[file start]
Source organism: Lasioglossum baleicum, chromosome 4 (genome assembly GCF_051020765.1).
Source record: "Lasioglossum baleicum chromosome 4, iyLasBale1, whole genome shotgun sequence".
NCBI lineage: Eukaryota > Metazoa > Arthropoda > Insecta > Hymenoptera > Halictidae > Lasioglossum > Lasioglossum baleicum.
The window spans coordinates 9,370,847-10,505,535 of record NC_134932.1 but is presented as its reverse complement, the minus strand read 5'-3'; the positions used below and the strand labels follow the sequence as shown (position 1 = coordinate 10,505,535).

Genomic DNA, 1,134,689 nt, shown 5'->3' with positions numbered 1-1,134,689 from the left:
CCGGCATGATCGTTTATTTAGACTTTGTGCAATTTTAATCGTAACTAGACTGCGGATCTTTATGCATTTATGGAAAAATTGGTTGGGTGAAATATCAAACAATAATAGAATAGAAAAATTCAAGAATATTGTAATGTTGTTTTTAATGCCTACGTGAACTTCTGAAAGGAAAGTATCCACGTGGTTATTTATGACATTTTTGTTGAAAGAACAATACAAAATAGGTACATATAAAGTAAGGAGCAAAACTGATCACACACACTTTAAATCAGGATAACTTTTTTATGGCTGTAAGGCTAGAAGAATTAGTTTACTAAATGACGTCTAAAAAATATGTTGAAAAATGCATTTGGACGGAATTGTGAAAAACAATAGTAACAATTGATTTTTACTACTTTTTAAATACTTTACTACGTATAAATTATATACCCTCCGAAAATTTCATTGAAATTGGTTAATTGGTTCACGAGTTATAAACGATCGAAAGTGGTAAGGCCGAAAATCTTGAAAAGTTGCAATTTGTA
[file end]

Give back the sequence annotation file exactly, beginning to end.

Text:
Source organism: Lasioglossum baleicum, chromosome 4 (genome assembly GCF_051020765.1).
Source record: "Lasioglossum baleicum chromosome 4, iyLasBale1, whole genome shotgun sequence".
NCBI lineage: Eukaryota > Metazoa > Arthropoda > Insecta > Hymenoptera > Halictidae > Lasioglossum > Lasioglossum baleicum.
The window spans coordinates 9,370,847-10,505,535 of record NC_134932.1 but is presented as its reverse complement, the minus strand read 5'-3'; the positions used below and the strand labels follow the sequence as shown (position 1 = coordinate 10,505,535).

Genomic DNA, 1,134,689 nt, shown 5'->3' with positions numbered 1-1,134,689 from the left:
CCGGCATGATCGTTTATTTAGACTTTGTGCAATTTTAATCGTAACTAGACTGCGGATCTTTATGCATTTATGGAAAAATTGGTTGGGTGAAATATCAAACAATAATAGAATAGAAAAATTCAAGAATATTGTAATGTTGTTTTTAATGCCTACGTGAACTTCTGAAAGGAAAGTATCCACGTGGTTATTTATGACATTTTTGTTGAAAGAACAATACAAAATAGGTACATATAAAGTAAGGAGCAAAACTGATCACACACACTTTAAATCAGGATAACTTTTTTATGGCTGTAAGGCTAGAAGAATTAGTTTACTAAATGACGTCTAAAAAATATGTTGAAAAATGCATTTGGACGGAATTGTGAAAAACAATAGTAACAATTGATTTTTACTACTTTTTAAATACTTTACTACGTATAAATTATATACCCTCCGAAAATTTCATTGAAATTGGTTAATTGGTTCACGAGTTATAAACGATCGAAAGTGGTAAGGCCGAAAATCTTGAAAAGTTGCAATTTGTA